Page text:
DIESEL (Rudolph). The diesel engine by R. Diesel engineer. Extract from the first volume of the proceedings of the Congress of Mechanics of 1900. Paris, Vve Ch. Dunod, 1900.
In-4 of 26 pp., paperback, printed cover.
The illustration consists of 10 figures engraved in the text.
Enclosed is a diagram engraved in white on blue paper "Dimensions des poches de gaz" (Paris, 1903), with handwritten measurements in ink and pencil.
Very rare booklet, of which no copy is recorded in the public collection on OCLC, by the inventor of the eponymous internal combustion engine Rudolph Diesel (1858-1913). After obtaining a patent in 1893, he developed a prototype of his engine in 1897 with the financial support of Heinrich von Buz, director of the MAN factory in Augsburg. The first commercially available engine, which was quite efficient for its time, was presented in 1900 at the Universal Exhibition in Paris. It was made truly efficient with the invention of the injection pump in 1924 by Lucien-Eugène Inchauspé. The first passenger cars with diesel engines were a Mercedes in 1936, then the Peugeot 402 in 1938. The low fuel cost of this engine also made it particularly interesting from an economic point of view for naval propulsion.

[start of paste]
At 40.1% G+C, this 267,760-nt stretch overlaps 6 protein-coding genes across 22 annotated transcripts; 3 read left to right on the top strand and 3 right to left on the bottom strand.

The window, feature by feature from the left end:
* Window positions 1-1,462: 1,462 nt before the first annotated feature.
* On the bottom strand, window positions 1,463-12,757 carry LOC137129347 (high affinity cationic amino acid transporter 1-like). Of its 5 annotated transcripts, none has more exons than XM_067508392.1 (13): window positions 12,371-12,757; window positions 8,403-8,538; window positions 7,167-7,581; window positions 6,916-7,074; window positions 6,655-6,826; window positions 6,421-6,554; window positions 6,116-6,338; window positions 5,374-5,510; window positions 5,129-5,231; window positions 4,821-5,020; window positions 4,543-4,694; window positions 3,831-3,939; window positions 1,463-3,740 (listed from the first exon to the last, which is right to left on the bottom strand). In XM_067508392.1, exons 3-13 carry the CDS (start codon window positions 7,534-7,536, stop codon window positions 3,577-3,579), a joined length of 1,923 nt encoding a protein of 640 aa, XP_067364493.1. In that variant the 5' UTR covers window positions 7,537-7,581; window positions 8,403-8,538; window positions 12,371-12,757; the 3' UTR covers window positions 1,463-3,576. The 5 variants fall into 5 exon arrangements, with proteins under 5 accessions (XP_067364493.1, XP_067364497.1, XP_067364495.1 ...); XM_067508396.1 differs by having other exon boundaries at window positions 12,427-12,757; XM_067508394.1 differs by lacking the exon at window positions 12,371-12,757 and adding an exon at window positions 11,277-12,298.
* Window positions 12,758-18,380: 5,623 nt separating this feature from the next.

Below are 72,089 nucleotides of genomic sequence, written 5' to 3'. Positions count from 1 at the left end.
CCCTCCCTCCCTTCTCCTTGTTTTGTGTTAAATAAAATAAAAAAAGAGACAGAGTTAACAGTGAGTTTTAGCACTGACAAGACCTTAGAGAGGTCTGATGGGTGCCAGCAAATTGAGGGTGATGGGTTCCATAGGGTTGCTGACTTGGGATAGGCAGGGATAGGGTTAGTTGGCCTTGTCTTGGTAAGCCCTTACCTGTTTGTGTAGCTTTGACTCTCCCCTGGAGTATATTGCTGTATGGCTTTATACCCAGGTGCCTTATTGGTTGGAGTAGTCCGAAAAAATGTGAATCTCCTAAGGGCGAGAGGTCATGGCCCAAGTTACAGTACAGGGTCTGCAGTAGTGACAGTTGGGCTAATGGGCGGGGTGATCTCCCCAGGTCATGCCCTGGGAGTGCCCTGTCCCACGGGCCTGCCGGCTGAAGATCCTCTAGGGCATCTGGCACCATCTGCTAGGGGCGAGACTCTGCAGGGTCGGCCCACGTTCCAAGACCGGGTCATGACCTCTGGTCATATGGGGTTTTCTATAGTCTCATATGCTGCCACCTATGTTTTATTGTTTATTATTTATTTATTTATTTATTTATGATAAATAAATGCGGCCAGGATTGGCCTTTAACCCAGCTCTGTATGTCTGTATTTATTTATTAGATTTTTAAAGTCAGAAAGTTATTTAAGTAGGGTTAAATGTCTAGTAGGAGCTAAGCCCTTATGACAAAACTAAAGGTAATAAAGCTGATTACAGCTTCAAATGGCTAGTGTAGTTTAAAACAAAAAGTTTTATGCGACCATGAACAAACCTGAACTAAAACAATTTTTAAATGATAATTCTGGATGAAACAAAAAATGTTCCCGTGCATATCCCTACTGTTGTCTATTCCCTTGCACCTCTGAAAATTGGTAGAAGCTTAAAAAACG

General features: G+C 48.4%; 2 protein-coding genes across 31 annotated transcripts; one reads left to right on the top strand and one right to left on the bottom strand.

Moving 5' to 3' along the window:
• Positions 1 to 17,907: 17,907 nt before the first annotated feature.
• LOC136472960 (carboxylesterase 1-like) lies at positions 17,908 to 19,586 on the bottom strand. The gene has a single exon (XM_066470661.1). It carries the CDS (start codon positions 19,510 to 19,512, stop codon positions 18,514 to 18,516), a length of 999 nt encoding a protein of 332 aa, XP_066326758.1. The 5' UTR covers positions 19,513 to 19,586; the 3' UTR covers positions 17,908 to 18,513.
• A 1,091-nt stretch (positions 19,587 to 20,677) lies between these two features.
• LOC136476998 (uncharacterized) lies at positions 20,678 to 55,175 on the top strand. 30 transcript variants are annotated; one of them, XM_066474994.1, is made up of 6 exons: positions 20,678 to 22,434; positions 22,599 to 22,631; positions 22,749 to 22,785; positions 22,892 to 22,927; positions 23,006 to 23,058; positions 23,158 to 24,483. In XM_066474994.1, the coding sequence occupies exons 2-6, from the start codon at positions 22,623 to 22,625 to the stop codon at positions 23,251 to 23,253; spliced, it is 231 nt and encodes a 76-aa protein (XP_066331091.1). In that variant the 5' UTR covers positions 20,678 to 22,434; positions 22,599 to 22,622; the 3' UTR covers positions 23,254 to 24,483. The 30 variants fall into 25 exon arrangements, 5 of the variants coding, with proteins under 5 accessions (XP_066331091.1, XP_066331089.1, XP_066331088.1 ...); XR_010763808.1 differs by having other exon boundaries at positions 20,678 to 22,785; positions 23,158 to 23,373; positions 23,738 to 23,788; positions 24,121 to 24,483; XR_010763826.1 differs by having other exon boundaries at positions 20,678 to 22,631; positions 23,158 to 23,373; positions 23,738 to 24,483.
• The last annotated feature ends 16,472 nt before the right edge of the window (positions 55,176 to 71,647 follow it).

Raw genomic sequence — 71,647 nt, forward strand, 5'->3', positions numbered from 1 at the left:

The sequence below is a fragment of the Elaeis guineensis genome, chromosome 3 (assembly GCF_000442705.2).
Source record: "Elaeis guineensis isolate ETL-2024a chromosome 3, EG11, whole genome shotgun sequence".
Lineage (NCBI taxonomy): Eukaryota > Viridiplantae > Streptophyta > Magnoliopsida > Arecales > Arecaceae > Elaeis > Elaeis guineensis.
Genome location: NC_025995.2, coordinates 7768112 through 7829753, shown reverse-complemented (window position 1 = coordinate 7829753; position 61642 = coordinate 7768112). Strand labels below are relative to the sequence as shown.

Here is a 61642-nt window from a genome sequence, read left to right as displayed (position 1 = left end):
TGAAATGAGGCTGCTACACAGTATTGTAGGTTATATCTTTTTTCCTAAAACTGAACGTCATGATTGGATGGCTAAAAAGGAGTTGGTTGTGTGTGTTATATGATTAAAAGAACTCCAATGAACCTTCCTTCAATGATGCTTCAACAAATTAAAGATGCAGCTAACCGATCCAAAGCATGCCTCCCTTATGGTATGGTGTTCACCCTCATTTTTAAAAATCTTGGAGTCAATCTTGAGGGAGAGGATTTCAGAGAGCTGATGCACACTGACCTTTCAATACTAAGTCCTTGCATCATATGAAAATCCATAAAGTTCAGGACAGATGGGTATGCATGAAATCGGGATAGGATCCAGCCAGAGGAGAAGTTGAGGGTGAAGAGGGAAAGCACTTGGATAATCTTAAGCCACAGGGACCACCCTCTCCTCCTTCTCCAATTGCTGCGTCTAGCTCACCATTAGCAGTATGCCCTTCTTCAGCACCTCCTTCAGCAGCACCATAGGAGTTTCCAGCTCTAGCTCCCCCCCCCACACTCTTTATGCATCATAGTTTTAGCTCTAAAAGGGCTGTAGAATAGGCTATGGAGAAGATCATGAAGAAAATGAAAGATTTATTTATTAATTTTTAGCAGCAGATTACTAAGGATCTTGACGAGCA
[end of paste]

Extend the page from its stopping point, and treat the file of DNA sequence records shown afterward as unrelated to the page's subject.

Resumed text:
Rudolph Diesel declared, around 1911-1912, that his engine could be "fuelled with vegetable oils and will be able to make a strong contribution to the development of agriculture in the countries that will use it", predicting that "the use of vegetable oils as a liquid fuel for engines may seem insignificant today", but that "these oils will soon become as important as oil and coal tar" .
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